Compared to the equivalent tournaments in Europe’s top soccer-playing countries, the U.S. Open Cup has long lagged behind in terms of exposure, interest and importance.
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You wouldn’t have known that on Tuesday night at Qwest Field as more than 31,000 Seattle Sounders fans provided a tremendous backdrop and the Sounders and Columbus Crew played a high-level match that would have made any tournament final proud.
Seattle’s 2-1 U.S. Open Cup victory had it all. It had a raucous home crowd, a stunning early goal from the road team, a strong comeback and overall a fun game for all fans to see. It had drama, atmosphere and a feeling like the teams were playing for something that matters. For too long, that hasn’t been the case for the U.S. Open Cup, a tournament open to teams at every playing level.
Seattle dominated Tuesday’s final for long stretches, but the Crew proved a worthy opponent and made the Sounders work for their second trophy. The teams played an organized and technical match that saw a fast pace, crisp passing and good chances. The game had its star players step up, and unlikely heroes emerge. It was basically everything Major League Soccer was hoping the recent New York-Los Angeles Galaxy match would be, and what MLS fans will be hoping for more of when the playoffs begin later this month.
The Sounders proved too much for Columbus to handle thanks to the attacking quartet of Sanna Nyassi, Steve Zakuani, Blaise Nkufo and Fredy Montero. Zakuani was particularly difficult for Columbus to handle all night, with his speed troubling the Crew back-line repeatedly. Nkufo and Montero both did their parts to hold the ball up and create chances, though neither converted on the night. That task fell to Nyassi, who showed no fear in finishing off two quality chances.
The victory now gives Seattle consecutive U.S. Open Cup titles, making the Sounders the first MLS team to pull off the feat. The trophy is the fifth for head coach Sigi Schmid, who has now won three U.S. Open Cup titles to go along with his two MLS Cup titles. He just might be ready to add his sixth trophy next month if he can keep his Sounders playing the way they have been playing over the past month.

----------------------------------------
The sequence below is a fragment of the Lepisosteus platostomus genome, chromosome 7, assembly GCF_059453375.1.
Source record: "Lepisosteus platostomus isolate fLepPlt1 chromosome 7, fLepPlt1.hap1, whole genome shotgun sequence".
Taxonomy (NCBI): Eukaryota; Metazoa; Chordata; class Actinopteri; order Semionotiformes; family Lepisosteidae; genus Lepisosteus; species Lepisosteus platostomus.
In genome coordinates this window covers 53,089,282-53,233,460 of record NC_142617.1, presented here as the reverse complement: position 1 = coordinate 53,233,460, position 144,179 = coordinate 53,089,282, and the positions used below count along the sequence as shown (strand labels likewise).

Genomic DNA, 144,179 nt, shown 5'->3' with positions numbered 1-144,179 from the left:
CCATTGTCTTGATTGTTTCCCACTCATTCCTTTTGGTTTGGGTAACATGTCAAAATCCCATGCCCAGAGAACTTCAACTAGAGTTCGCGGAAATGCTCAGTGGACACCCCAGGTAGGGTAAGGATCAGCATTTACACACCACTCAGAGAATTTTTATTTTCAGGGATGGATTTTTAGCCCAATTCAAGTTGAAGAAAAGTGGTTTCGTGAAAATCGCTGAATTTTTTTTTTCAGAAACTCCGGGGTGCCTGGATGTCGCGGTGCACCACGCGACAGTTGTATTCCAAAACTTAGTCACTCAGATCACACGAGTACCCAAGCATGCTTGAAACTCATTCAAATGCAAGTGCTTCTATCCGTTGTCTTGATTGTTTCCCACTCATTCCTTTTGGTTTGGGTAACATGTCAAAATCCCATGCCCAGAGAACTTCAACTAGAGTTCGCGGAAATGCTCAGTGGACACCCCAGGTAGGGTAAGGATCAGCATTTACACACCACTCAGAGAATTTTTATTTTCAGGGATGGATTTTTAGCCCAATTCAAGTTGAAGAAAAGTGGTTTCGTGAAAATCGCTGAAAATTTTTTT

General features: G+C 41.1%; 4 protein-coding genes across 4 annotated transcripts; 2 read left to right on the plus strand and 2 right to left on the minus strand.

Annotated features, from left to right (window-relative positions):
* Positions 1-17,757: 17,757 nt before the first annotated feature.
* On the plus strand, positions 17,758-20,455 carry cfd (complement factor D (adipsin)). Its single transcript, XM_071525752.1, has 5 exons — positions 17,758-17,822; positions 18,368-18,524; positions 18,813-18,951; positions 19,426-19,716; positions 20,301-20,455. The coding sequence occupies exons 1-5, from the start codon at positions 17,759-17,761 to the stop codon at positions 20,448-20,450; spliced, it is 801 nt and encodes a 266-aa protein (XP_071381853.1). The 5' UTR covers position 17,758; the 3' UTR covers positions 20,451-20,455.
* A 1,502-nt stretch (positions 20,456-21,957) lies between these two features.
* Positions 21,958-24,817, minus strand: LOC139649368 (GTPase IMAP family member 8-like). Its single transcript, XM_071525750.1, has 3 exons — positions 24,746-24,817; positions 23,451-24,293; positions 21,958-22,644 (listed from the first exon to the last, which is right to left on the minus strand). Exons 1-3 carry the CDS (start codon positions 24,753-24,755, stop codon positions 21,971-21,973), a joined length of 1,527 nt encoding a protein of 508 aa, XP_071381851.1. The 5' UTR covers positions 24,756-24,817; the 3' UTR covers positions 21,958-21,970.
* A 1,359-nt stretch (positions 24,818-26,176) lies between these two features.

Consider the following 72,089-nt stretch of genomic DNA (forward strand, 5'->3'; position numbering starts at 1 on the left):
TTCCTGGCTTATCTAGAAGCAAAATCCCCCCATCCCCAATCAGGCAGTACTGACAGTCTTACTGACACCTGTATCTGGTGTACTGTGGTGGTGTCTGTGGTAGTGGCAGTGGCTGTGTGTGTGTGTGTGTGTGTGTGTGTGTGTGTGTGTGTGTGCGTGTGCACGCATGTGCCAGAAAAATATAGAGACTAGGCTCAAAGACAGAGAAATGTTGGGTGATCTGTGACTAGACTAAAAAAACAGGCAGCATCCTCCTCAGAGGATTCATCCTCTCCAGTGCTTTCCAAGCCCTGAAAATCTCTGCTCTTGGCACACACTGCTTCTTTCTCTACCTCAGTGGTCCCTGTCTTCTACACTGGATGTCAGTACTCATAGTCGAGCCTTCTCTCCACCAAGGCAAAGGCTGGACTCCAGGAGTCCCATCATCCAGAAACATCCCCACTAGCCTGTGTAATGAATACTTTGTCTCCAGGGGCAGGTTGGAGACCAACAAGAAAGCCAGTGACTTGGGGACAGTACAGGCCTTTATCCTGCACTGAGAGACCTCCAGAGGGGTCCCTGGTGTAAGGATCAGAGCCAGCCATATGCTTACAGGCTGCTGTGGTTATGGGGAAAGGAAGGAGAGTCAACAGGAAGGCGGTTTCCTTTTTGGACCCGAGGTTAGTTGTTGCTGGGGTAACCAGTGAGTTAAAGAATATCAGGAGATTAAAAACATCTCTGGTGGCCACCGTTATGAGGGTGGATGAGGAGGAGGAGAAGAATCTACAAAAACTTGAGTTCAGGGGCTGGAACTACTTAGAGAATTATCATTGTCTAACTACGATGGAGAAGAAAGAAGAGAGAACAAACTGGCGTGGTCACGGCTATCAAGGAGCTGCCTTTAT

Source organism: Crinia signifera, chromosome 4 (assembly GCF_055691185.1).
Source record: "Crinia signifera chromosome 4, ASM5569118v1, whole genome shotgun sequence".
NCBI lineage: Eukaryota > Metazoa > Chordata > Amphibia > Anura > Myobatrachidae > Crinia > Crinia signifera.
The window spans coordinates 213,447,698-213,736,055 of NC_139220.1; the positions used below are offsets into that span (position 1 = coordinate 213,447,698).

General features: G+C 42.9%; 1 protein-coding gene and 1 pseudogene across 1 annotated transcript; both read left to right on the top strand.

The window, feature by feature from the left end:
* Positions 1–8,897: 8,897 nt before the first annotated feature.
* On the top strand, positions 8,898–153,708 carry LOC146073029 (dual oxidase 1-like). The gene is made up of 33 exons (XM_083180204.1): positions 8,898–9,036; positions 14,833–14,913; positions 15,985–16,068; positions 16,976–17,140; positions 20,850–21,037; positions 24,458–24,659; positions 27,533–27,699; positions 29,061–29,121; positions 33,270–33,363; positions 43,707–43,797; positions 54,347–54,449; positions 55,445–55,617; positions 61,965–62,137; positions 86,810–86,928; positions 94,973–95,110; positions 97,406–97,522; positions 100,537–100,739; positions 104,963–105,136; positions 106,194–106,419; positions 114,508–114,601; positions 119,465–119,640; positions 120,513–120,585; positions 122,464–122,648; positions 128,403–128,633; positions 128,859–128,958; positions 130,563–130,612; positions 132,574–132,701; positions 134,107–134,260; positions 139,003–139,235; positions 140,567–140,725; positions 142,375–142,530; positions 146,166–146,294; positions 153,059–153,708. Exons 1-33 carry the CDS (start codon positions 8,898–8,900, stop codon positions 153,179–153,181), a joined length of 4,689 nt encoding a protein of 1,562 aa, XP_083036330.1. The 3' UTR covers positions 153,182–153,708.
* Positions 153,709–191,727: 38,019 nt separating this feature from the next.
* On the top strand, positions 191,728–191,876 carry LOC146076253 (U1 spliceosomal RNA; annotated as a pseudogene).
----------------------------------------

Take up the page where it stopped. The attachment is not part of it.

The loss was a bitter pill for the Crew, which finds itself struggling heading into the playoffs. A four-match winless streak that includes a 4-0 home loss to these same Sounders has to be a concern for Robert Warzycha.
One player Warzycha doesn’t have to worry about is Guillermo Barros Schelotto, who was at his creative best for the Crew. Unfortunately for him, Schelotto got far too little support from his teammates in attack, save for the sequence leading to the Crew’s goal. The return from injury of Robbie Rogers should provide a boost, but Warzycha heads into a second straight October with serious questions to ask about which players to start and whether his team will find a good rhythm heading into the playoffs.
The Sounders U.S. Open Cup victory against Columbus wasn’t just a triumph for a blossoming club, or a reward for the most impressive fan base in North America. The match was a sorely-needed boost for a tournament that has long gone ignored, and could soon see its profile raised.
The Open Cup isn’t just ignored by the media, and often overlooked by fans, it is far too often dismissed by the same MLS clubs expected to make the tournament relevant. The early rounds of the tournament are almost always filled with MLS teams fielding reserve squads, which often leaves you wondering whether MLS coaches would just as soon not even compete in the tournament. Yes, roster size issues and congested schedules can lead teams to rest starters, but Tuesday’s triumph by Seattle showed just what the tournament can mean to a team and its fans of treated with respect.
MLS teams will have fewer excuses for ignoring or taking lightly a tournament like the U.S. Open Cup next year, when rosters are expected to increase and more teams are able to benefit from the changes to the salary cap and addition of more Designated Player slots.
With more weapons, MLS teams should be able to field stronger teams and make the U.S. Open Cup the type of intense competition that fans in other countries enjoy so much. The type of event that can produce more matches like the one Seattle and Columbus treated us to in Tuesday’s final.
Ives Galarcep is a senior writer for FoxSoccer.com covering Major League Soccer and the U.S. national team.